Roi ne suis,

Ne prince ne duc ne comte aussi;

Je suis le sire de Coucy.

(Not king nor prince,

Duke nor count am I;

I am the lord of Coucy.)

Begun in 1223, the castle was a product of the same architectural explosion that raised the great cathedrals whose impulse, too, sprang from northern France. Four of the greatest were under construction, at the same time as the castle—at Laon, Reims, Amiens, and Beauvais, within fifty miles of Coucy. While it took anywhere from 50 to 150 years to finish building a cathedral, the vast works of Coucy with donjon, towers, ramparts, and subterranean network were completed, under the single compelling will of Enguerrand de Coucy III, in the astonishing space of seven years.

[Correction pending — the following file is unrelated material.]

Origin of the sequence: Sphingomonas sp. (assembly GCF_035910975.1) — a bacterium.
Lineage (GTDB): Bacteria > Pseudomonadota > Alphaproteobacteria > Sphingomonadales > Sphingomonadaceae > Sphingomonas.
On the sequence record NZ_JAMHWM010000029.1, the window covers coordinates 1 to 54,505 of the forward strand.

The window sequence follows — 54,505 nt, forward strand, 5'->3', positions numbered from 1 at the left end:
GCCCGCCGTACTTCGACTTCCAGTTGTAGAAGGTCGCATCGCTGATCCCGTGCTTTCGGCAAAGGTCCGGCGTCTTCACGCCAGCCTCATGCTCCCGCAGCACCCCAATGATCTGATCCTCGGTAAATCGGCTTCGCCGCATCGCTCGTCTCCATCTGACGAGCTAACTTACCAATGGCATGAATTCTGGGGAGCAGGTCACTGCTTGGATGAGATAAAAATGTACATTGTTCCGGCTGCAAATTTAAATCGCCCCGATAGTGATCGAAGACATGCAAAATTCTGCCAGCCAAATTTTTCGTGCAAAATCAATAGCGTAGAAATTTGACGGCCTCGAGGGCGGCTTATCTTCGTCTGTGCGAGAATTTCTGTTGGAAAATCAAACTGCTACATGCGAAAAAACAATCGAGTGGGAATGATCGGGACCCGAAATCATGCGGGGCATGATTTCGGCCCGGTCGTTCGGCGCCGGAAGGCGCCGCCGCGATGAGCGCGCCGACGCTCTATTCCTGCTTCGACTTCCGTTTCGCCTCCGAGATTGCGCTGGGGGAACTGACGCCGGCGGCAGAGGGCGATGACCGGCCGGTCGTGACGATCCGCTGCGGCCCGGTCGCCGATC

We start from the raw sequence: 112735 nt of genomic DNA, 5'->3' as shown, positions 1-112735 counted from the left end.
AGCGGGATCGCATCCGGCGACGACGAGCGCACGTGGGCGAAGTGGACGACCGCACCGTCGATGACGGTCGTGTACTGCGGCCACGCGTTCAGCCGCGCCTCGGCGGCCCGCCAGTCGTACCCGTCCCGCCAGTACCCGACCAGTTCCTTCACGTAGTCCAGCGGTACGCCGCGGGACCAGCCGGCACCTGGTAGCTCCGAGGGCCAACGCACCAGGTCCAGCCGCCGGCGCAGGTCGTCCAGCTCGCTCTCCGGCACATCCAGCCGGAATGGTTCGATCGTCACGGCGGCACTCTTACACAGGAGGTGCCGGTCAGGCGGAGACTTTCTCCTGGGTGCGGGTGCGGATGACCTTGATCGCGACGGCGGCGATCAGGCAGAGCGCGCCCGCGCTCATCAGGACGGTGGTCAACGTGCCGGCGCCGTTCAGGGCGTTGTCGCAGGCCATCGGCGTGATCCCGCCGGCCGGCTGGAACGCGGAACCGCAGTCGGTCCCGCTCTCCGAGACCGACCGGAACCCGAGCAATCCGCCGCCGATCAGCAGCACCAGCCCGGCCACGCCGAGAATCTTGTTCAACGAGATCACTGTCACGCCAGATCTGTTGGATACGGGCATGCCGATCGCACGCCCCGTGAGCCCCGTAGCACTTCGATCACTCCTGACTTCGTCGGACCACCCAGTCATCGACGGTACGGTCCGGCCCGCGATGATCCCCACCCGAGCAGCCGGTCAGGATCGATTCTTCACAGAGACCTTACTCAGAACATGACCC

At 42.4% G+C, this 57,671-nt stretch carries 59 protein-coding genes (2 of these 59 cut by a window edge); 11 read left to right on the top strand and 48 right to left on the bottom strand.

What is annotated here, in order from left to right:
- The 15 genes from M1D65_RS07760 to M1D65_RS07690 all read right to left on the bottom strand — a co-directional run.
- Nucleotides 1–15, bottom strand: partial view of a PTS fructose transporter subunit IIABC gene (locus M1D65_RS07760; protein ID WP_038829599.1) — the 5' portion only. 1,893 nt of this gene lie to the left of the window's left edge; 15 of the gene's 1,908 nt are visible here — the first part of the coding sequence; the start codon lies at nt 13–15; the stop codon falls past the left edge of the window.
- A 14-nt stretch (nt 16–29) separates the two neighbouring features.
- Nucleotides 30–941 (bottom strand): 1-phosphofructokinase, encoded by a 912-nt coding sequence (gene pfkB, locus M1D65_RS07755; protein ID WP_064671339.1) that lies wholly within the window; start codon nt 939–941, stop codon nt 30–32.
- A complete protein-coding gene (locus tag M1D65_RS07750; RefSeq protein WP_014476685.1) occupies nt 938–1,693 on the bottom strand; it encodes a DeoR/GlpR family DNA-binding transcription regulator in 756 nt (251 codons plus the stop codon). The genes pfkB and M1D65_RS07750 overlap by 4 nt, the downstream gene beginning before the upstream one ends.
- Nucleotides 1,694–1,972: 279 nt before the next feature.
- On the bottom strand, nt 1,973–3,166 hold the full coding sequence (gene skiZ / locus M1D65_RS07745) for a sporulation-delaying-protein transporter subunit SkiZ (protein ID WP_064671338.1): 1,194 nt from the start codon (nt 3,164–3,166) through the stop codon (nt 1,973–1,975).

The castle compound enclosed a space of more than two acres. Its four corner towers, each 90 feet high and 65 in diameter, and its three outer sides were built flush with the edge of the hill, forming the ramparts. The only entrance to the compound was a fortified gate on the inner side next to the donjon, protected by guard towers, moat, and portcullis. The gate opened onto the place d’armes, a walled space of about six acres, containing stables and other service buildings, tiltyard, and pasture for the knights’ horses. Beyond this, where the hill widened out like the tail of a fish, lay the town of perhaps a hundred houses and a square-towered church. Three fortified gates in the outer wall encircling the hilltop commanded access to the outside world. On the south side facing Soissons, the hill fell away in a steep, easily defensible slope; on the north facing Laon, where the hill merged with the plateau, a great moat made an added barrier.